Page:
What makes the innings even more remarkable is that the other 43 innings in that test match averaged just 10.8 runs per inning, with only about 40% of all hitters recording a score of ten or more runs. In fact, the second highest score by an Australian in the match was 20 runs. Given that Australia won the match by 45 runs, we can say with conviction that Bannerman's innings were the most important contributor to Australia's victory.

Just like we were able to build this story from the test game scorecard, exploratory data analysis is about studying the data to understand the story behind it and then sharing the story with everyone.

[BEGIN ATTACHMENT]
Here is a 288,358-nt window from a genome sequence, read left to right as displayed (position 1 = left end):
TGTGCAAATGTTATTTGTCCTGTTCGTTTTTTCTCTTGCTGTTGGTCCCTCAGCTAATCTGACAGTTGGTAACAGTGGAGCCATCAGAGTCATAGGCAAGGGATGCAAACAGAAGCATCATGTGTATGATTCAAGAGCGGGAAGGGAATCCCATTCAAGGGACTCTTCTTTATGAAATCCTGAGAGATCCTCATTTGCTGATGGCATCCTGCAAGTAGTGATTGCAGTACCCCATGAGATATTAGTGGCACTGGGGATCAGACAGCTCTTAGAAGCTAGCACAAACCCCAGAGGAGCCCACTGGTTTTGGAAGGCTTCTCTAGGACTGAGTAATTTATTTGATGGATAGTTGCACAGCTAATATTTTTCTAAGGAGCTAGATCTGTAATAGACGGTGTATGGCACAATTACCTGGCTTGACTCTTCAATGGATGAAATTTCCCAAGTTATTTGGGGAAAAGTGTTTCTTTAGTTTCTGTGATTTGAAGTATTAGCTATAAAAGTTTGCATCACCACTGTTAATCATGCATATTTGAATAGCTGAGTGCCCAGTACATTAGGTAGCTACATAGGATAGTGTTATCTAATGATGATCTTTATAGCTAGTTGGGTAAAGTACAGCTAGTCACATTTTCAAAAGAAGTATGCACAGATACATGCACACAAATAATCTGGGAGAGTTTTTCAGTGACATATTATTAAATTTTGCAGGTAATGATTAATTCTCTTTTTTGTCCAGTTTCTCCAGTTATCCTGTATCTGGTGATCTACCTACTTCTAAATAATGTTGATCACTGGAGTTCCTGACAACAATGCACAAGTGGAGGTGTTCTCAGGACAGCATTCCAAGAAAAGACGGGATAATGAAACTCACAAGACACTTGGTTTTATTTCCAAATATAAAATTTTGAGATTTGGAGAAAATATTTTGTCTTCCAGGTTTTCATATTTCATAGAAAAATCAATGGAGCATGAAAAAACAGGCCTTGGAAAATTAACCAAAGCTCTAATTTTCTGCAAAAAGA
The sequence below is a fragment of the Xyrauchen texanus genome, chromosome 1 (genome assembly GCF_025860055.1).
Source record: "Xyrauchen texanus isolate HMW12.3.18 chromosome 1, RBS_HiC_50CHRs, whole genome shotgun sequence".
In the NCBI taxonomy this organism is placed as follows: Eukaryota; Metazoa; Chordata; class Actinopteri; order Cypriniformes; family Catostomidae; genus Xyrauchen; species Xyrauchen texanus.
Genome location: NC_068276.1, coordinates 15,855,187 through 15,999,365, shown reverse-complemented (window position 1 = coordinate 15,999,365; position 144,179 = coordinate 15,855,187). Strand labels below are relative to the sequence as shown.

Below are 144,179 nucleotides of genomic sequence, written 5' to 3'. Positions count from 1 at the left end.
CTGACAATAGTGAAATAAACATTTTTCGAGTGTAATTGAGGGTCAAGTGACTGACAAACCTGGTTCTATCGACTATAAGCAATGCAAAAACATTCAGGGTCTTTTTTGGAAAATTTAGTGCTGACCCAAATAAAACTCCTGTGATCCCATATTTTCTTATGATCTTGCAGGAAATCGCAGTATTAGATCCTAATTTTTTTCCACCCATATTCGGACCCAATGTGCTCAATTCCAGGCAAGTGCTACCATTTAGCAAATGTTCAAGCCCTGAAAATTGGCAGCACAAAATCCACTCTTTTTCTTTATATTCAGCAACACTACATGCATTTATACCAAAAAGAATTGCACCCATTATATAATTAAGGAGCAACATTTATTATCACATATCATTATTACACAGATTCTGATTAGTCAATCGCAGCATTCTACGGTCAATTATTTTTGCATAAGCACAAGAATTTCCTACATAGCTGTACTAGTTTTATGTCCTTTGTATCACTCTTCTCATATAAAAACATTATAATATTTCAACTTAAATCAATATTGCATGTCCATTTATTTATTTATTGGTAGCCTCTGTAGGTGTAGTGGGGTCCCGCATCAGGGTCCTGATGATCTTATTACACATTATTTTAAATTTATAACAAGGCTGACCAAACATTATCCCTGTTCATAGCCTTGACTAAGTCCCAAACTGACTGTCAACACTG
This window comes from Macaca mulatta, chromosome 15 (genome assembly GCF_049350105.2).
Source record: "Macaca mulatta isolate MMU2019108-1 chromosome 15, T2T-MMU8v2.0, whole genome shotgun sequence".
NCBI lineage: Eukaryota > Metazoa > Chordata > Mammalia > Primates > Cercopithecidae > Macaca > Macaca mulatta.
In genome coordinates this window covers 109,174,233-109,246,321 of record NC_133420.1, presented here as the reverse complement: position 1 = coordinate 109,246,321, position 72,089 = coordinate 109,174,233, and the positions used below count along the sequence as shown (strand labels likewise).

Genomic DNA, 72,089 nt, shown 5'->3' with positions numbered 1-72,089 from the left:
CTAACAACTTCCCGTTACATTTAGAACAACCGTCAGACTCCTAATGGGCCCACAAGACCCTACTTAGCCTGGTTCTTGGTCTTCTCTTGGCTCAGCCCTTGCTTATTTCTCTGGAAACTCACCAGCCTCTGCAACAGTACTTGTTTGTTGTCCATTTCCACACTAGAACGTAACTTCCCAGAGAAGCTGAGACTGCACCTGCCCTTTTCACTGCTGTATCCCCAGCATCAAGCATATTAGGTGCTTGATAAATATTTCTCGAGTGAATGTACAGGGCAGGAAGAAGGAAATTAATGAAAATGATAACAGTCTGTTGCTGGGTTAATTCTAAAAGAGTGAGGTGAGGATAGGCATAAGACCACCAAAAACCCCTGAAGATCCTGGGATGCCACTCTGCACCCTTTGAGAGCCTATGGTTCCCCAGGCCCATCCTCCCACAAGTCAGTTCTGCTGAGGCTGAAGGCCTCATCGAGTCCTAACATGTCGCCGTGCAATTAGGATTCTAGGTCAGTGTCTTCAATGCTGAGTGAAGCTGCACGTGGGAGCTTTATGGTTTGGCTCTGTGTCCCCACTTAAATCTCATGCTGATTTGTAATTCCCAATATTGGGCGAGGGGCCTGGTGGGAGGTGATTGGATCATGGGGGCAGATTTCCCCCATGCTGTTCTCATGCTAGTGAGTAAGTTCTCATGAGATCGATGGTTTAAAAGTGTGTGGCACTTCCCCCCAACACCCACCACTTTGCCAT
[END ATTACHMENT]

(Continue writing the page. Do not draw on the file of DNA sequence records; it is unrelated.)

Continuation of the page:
Personally, I find this phase of a data project to be the most interesting, which is good, as you might expect much of the time in a typical project to be taken up by exploratory data analysis.

Topics to be covered:

  • Single Variable Scans
  • Paired and multivariate examinations
  • Viewing, Dashboard, and Storytelling in Tableau

Project exit:

Create a blog post that summarizes the exercise and share the board or story. Use a dataset with at least ten columns and a few thousand records

Step 5: create unsupervised learning models

Let's say we have data for every country in the world on many parameters ranging from population to income, health, major industries, and more. Now suppose that we want to find out which countries are similar to each other in all these parameters. How do we do this, when we have to compare each country with all the others, on more than 50 different parameters?